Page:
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As part of "Wear What You Want" week, TODAY Style conducted an exclusive survey on dress codes in America. With those results in mind, we decided to catch up with some of the biggest controversies from the past year. Do these individual stories point to a larger problem? Are they glad they spoke up? Here's what those involved had to say.
In May, two Massachusetts teens found themselves at the center of a dress code debate for wearing braided hair extensions and were even told they'd be banned from participating in a high school track meet if they didn't take them out. Deanna and Mya Cook, then sophomores, felt this practice was discriminatory.
With the support of their parents, the 15-year-olds refused to remove their extensions and were barred from numerous school events as threatened. The family then filed a complaint against the school with the help of the Massachusetts branch of the ACLU.
Since the story was published, the school has decided to change the policy and allow hair extensions in the 2017 school year. While that was a happy result, the girls' father, Aaron Cook, said that not all of the attention was positive.
"What we found was that very few folks were willing to put their name out and go on the record," he told TODAY Style. "It was really tough hearing a lot of the garbage that was said about us, about my children and my wife."
He added that some people in the community "were taking it as a personal affront to them and that was never our intention."
Despite some difficult moments, Cook believes they did the right thing.
"I am proud of my girls for speaking up. For standing up for what they felt was something that was wrong."
As for his daughters, Cook says "they're pleased with the fact that they were able to positively impact change at their school."
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With homecoming dances in the fall, there are bound to be stories about strict dress codes this time of year. One particular controversy from last year still has us talking. Opelika High School in Opelika, Alabama sparked debate after banning students from entering the dance if they were wearing dresses that hit above the knee.
Freshman Hunter Grace Niswender was one of the dozens of students turned away and her mom, Kathy Niswender, spoke about the incident with TODAY Style. "She was wronged; she was embarrassed," Niswender said at the time. "Her first dance experience was ruined."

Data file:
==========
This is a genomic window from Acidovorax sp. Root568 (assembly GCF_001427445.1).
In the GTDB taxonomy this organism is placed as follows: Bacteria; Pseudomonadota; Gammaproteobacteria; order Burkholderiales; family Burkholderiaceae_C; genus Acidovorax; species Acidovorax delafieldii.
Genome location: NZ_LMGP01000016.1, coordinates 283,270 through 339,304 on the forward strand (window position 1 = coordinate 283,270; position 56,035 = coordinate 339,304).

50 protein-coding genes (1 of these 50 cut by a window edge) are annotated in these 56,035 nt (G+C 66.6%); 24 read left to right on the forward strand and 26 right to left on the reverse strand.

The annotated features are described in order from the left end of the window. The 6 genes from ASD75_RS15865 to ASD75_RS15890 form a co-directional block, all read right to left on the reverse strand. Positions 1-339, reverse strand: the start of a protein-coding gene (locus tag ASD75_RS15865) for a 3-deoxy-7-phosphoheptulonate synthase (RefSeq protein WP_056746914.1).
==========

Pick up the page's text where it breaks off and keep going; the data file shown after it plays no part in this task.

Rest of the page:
The school's restrictive dress code didn't match the district's guidelines and the superintendent, Mark Neighbors, apologized for the incident last September.
"We apologize for the confusion and disappointment and will refund the cost of the dance ticket to those individuals who were turned away," he said at the time. "We will correct the discrepancy in the code of conduct and student handbook to reflect the board policy." The high school also offered a second homecoming dance later in the month with a less restrictive dress code.
Though she no longer attends Opelika High School, dress codes are still a topic of conversation for Niswender and her mom more than a year later.
"Hunter Grace and I were having a discussion just yesterday about dress codes," Niswender told TODAY Style via email. "Her response to this was, 'Why is this important? I understand if you come to school with your booty hanging out or a shirt that's all cut up and falling off, but what does 4 inches versus 5 inches have to do with anything? What is this teaching us? Because how I dress does not reflect what kind of person I am or how I learn things.'"
While we're usually discussing dress codes after a controversy, one high school has made proactive changes to embrace body positivity and inclusion.
Evanston Township High School in Evanston, Illinois, revamped their policies "in a manner that does not reinforce stereotypes and does not reinforce or increase marginalization or oppression of any group based on race, sex, gender, identity, gender expression, sexual orientation, ethnicity, religion, cultural observance, household income or body type/size."
The move was a huge win for students like Marjie Erickson who worked to institute change during her senior year at the school. "I was so surprised and honestly kind of honored that it was changed, and changed so completely," Erickson told TODAY Style.
District superintendent Eric Witherspoon said the change was made to enhance the learning environment across the school.
"We want them to know that each of them, as a unique individual, belong here and feels welcome and safe here at school," Witherspoon said.
Since the school year began, the policies have been embraced by students. "We have definitely seen a decrease in dress code violations," Witherspoon told TODAY Style via email. "The new dress code makes sense to our students and they seem very comfortable following the new guidelines."
Now that seems like a step in the right direction!